The present invention provides a connector system which uses physical barriers to prevent unauthorized users from connecting to data networks. More specifically, the applicants recognize that the best protection against unauthorized users hacking into data networks containing confidential information is to prevent them from even connecting to the network. This can be accomplished using physical barriers which prevent plugs from mating with receptacles. To this end, the present invention facilitates discriminating mating among similar, but different, plugs and receptacles by using a system of geometrically matched connector components which allows certain combinations of plugs and receptacles—i.e., mating pairs—to mate, while preventing other combinations from mating. Thus, the connector system of the present invention imparts physical security to a particular data network by ensuring that only authorized users who possess a particular connector component can physically connect to the particular data network.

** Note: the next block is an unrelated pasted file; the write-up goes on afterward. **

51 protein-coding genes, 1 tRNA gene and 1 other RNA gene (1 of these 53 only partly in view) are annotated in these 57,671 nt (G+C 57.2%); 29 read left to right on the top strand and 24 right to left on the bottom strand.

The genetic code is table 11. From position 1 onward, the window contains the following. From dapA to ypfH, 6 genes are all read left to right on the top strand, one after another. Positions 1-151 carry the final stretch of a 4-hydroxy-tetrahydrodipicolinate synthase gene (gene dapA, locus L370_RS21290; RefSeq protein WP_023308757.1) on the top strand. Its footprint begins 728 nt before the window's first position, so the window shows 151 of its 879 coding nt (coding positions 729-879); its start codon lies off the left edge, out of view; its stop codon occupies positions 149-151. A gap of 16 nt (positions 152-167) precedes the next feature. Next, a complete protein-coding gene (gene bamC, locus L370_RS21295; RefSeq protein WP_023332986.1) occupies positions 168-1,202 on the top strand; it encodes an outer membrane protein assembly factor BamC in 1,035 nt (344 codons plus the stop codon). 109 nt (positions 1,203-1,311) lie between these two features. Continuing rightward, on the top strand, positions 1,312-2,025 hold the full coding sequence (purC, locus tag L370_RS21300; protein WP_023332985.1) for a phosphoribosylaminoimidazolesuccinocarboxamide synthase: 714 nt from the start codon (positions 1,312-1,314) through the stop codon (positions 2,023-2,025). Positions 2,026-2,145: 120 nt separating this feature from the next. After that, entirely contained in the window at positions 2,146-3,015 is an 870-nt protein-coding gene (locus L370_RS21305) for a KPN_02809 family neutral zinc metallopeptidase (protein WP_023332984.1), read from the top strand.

Accordingly, one aspect of the invention is a network using the connector system that provides discriminating mating between plugs and receptacles. In a preferred embodiment, the network comprises: (a) a plurality of different receptacles for facilitating an electrical connection to different information networks requiring different access authorization, each different receptacle coupled to one and only one different information network, each receptacle having an inner surface with a first geometry, the first geometry comprising at least a slot, a certain number of receptacles having different first geometries in which the slots are in different positions; and (b) a plurality of different plugs for coupling with the different receptacles, each plug having a second geometry, the second geometry comprising at least a key in a certain position, the certain number of plugs having different second geometries in which the keys are in different positions, each different first geometry corresponding to one and only one second geometry such that the plugs and receptacles of corresponding first and second geometries are mating pairs.